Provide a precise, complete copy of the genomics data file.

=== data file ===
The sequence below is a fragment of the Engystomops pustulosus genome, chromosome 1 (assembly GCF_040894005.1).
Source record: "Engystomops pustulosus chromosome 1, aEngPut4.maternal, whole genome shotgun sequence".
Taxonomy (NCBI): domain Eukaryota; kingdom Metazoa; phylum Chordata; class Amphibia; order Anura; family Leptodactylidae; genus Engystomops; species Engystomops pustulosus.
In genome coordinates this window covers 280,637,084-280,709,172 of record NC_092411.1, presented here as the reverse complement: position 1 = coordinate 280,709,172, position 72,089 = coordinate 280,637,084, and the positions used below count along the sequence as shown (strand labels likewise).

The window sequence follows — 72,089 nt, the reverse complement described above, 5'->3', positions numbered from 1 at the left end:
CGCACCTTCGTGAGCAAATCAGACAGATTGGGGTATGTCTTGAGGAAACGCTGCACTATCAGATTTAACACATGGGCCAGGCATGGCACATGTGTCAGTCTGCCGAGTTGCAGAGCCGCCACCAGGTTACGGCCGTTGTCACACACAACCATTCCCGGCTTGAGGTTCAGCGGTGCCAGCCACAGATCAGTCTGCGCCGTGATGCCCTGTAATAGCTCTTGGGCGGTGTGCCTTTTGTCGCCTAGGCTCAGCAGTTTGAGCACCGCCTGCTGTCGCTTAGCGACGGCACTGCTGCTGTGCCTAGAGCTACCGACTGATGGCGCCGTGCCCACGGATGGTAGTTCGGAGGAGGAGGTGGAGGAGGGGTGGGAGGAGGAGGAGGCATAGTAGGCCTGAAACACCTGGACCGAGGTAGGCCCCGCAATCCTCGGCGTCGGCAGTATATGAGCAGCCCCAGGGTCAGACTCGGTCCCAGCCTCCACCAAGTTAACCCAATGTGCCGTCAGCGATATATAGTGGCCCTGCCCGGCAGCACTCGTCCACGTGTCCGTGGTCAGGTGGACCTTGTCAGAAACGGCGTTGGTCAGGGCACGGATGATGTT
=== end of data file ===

The sequence below is a fragment of the Engystomops pustulosus genome, chromosome 1 (assembly GCF_040894005.1).
Source record: "Engystomops pustulosus chromosome 1, aEngPut4.maternal, whole genome shotgun sequence".
Taxonomy (NCBI): domain Eukaryota; kingdom Metazoa; phylum Chordata; class Amphibia; order Anura; family Leptodactylidae; genus Engystomops; species Engystomops pustulosus.
In genome coordinates this window covers 280,637,084-280,709,172 of record NC_092411.1, presented here as the reverse complement: position 1 = coordinate 280,709,172, position 72,089 = coordinate 280,637,084, and the positions used below count along the sequence as shown (strand labels likewise).

The window sequence follows — 72,089 nt, the reverse complement described above, 5'->3', positions numbered from 1 at the left end:
CGCACCTTCGTGAGCAAATCAGACAGATTGGGGTATGTCTTGAGGAAACGCTGCACTATCAGATTTAACACATGGGCCAGGCATGGCACATGTGTCAGTCTGCCGAGTTGCAGAGCCGCCACCAGGTTACGGCCGTTGTCACACACAACCATTCCCGGCTTGAGGTTCAGCGGTGCCAGCCACAGATCAGTCTGCGCCGTGATGCCCTGTAATAGCTCTTGGGCGGTGTGCCTTTTGTCGCCTAGGCTCAGCAGTTTGAGCACCGCCTGCTGTCGCTTAGCGACGGCACTGCTGCTGTGCCTAGAGCTACCGACTGATGGCGCCGTGCCCACGGATGGTAGTTCGGAGGAGGAGGTGGAGGAGGGGTGGGAGGAGGAGGAGGCATAGTAGGCCTGAAACACCTGGACCGAGGTAGGCCCCGCAATCCTCGGCGTCGGCAGTATATGAGCAGCCCCAGGGTCAGACTCGGTCCCAGCCTCCACCAAGTTAACCCAATGTGCCGTCAGCGATATATAGTGGCCCTGCCCGGCAGCACTCGTCCACGTGTCCGTGGTCAGGTGGACCTTGTCAGAAACGGCGTTGGTCAGGGCACGGATGATGTT